Civil rights activist Avon Rollins hosts a radio show in Knoxville
Knoxville, Tenn. (WVLT) – The former executive director of the Beck Cultural Exchange Center has been recognized for Black History Month. Avon Rollins was a civil rights activist, who marched alongside Dr. Martin Luther King Jr. He was also known for his contributions to Knoxville.
Among the thousands of artifacts in the Beck Cultural Exchange Center’s collection are reel-to-reel recordings of the Rollins radio show called “In Touch, Insight” which he hosted on WJBE in 1969.
In Touch, Insight was a program where Rollins spoke about important issues facing the black community. Rollins spoke on a variety of topics, including poor schooling conditions and police brutality.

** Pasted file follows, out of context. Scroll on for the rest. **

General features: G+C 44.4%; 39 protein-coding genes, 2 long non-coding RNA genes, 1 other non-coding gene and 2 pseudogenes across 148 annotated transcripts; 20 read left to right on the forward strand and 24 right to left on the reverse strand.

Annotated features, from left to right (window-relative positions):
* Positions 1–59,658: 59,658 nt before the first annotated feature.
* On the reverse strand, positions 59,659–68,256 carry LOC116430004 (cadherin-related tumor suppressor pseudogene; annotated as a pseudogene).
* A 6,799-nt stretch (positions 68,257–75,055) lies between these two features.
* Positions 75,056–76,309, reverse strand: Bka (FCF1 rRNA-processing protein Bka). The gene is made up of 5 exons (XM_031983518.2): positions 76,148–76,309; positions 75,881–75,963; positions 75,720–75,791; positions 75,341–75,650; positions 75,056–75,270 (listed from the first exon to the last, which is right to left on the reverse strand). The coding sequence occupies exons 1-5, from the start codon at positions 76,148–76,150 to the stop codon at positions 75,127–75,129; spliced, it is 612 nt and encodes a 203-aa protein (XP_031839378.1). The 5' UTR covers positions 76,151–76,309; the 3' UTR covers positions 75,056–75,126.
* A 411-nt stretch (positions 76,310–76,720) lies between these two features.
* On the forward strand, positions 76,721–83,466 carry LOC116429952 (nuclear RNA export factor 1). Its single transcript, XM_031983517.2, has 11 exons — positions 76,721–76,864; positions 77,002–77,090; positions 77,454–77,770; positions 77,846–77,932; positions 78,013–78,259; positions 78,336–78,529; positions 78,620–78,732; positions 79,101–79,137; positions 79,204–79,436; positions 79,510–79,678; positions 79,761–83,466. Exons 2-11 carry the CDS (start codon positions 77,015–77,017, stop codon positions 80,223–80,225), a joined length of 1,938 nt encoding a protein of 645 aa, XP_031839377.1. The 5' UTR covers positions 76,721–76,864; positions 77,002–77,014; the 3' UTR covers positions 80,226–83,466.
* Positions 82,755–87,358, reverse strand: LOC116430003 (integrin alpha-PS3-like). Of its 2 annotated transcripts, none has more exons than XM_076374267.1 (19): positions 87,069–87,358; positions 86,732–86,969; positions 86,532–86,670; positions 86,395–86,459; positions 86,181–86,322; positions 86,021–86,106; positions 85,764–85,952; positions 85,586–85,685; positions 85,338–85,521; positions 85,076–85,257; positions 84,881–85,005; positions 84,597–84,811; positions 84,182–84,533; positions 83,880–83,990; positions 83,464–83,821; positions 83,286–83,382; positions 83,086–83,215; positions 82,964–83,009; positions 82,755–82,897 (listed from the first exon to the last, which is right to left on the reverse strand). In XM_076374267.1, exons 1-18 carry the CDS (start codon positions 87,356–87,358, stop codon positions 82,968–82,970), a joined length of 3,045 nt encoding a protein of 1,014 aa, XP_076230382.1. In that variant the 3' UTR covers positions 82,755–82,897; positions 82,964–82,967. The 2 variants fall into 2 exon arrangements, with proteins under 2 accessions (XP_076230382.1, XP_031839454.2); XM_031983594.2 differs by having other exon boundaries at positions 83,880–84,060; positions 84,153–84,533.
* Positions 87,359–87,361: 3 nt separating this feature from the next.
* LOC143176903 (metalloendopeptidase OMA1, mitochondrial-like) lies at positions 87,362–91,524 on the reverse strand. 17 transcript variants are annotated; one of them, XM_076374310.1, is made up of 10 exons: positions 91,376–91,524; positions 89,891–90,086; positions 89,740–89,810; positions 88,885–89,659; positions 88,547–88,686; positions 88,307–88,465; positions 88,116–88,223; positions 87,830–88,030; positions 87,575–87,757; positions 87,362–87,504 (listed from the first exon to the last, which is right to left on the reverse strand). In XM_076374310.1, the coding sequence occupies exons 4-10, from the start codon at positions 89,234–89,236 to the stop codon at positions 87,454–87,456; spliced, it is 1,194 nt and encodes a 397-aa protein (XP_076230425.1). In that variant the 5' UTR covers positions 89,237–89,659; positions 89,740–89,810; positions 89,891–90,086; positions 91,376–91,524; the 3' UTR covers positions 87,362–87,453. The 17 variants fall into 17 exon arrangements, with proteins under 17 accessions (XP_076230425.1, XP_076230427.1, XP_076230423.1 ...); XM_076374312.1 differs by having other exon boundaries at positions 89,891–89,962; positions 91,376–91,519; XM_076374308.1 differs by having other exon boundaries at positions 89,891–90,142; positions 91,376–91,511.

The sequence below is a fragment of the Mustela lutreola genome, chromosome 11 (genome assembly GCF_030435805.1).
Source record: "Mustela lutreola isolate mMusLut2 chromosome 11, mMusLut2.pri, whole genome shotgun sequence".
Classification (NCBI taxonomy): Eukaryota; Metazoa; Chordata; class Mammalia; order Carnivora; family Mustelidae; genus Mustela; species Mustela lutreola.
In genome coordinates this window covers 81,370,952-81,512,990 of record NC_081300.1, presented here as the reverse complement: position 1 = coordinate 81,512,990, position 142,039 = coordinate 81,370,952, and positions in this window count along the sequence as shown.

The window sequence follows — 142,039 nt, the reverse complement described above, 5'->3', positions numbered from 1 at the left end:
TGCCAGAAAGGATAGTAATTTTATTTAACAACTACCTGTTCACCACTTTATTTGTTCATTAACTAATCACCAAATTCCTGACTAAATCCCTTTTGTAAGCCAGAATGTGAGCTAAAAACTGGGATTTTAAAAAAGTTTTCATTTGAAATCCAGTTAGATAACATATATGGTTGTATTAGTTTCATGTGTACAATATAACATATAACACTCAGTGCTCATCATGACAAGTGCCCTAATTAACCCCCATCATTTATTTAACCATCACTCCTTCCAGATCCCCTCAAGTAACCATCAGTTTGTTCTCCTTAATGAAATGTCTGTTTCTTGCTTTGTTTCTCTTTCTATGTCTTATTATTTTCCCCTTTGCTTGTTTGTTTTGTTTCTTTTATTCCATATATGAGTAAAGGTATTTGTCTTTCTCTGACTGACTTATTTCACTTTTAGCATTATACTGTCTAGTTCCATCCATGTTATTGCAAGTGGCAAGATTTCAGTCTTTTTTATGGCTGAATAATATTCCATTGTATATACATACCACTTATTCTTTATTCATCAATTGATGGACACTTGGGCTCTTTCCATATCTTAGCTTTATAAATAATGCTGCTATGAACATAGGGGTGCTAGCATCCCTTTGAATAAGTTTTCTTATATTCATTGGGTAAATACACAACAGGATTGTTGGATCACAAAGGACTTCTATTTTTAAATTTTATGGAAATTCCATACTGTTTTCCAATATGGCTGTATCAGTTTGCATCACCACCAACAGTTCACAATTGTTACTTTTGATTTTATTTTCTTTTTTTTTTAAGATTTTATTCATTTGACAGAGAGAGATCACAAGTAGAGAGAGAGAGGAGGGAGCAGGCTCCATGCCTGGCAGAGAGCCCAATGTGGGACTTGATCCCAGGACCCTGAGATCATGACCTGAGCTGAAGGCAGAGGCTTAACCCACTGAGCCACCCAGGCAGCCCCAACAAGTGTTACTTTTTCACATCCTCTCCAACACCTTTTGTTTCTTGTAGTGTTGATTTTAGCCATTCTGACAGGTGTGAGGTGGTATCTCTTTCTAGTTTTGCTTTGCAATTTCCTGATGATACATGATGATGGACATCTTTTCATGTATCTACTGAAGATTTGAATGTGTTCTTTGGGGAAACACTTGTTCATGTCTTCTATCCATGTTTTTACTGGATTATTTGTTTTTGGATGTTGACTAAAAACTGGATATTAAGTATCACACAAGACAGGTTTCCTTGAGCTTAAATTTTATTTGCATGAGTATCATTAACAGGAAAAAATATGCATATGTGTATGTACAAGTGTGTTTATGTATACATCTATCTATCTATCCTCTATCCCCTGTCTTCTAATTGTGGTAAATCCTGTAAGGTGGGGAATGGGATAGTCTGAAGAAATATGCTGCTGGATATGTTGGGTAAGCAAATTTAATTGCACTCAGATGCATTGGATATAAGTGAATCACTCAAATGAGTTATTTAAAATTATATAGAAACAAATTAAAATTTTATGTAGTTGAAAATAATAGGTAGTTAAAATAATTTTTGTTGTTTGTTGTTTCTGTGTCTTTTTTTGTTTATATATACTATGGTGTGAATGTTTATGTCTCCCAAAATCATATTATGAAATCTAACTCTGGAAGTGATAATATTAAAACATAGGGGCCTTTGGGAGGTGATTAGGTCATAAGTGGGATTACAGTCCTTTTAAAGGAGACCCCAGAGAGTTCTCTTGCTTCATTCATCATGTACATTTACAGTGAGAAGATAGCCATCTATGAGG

Renee Kesler, president of the Beck Center, said Rollins was one of the main reasons the Beck Center exists today.
“I think there’s something great about hearing the voice of someone who is no longer with us first, but also what they were feeling and what they were thinking. What was happening at that time. He stayed here at Beck until his last days. It’s a testament to a lot of what we have here,” Kesler said.
During that particular 1969 radio broadcast, Rollins shared Dr. Martin Luther King, Jr.’s final speech in Memphis, Tennessee. At the end of the show, he suggests Austin-East High School change its name to honor Dr. King.
Later, the street on which Austin-East High School is located would become Dr. Martin Luther King Jr. Boulevard.
Rollins died in 2016 at the age of 75. Episodes of Avon Rollins’ In Touch, Insight have now been digitized from the original reel-to-reel tape.
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